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Home > Africa > Libya > Libya Heritage Sites > Archaeological Site of Sabratha

Archaeological Site of Sabratha Gallery

Archaeological Site of Sabratha, Libya Heritage Sites, Libya in Africa

Choose from 61 pictures in our Archaeological Site of Sabratha collection for your Wall Art or Photo Gift. All professionally made for Quick Shipping.


20062106 Featured Archaeological Site of Sabratha Image

20062106

LIBYA Tripolitania Sabratha Bas relief carvings of mythological figures on white marble pulpitum of theatre. Theater Possibly the Three Grace s

© eye ubiquitous / hutchison

Africa, Archaeology, Historical

Punic monument in Sabratha Featured Archaeological Site of Sabratha Image

Punic monument in Sabratha

Punic monument in Sabratha. Sabratha, which became one of the major cities of Roman Tripolitania, retained aspects of its earlier Phoenician culture. Country of Origin: Libya. Culture: Phoenician. Date/Period: circa 200 BC. Place of Origin: Sabratha. Credit Line: Werner Forman Archive/Euan Wingfield. Location: 12

© Werner Forman Archive / Heritage-Images

Detail of carving of Judgement of Paris on one of the Featured Archaeological Site of Sabratha Image

Detail of carving of Judgement of Paris on one of the

Detail of carving of Judgement of Paris on one of the decorative panels in the facade of the Roman theatre at Sabratha, one of the most remarkable in the Roman world. This stone carving shows Hermes and Paris on the right. The facade of the theatre consists of three tiers, with 108 fluted Corinthian columns that rise over 20 m above the stage. The stage is 43m long, 9m wide and overlooks the orchestra area. Three large concave niches show the personification of Rome and Sabratha (central panel), the Nine Muses (Left panel), and the Three Graces and Judgement of Paris (right panel). The theatre seated 5000 and today can seat 1500. Rebuilt by Italian archaeologists Giacomo Caputo and Giacomo Guidi in the 1920s, the original theatre was begun in AD190 under the reign of Commodus. It was still used in the 4th century AD but was destroyed by an earthquake in AD365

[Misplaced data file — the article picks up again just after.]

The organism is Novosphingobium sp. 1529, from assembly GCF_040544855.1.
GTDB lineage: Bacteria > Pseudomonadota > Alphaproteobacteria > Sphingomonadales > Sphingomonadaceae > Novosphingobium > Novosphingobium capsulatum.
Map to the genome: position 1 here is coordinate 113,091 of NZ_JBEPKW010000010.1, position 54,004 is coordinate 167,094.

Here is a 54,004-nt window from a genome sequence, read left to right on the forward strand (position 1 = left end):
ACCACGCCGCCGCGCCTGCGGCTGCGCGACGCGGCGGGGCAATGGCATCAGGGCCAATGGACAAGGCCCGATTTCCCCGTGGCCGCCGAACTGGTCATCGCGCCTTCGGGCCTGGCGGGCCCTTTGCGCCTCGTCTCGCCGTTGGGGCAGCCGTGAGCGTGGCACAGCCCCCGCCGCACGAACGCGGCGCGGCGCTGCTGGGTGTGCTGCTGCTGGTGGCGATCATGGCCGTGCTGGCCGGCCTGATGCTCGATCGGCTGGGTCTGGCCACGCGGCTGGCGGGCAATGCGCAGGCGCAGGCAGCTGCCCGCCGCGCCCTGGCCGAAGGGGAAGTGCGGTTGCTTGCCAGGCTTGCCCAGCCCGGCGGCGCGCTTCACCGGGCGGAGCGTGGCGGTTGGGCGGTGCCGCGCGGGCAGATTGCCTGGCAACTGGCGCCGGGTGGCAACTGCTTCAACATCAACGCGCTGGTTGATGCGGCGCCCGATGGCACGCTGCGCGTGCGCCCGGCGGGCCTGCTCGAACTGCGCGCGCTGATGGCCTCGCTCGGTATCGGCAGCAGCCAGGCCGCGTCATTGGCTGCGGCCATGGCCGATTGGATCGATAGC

© Susanna Wyatt/John Warburton-Lee Photography Ltd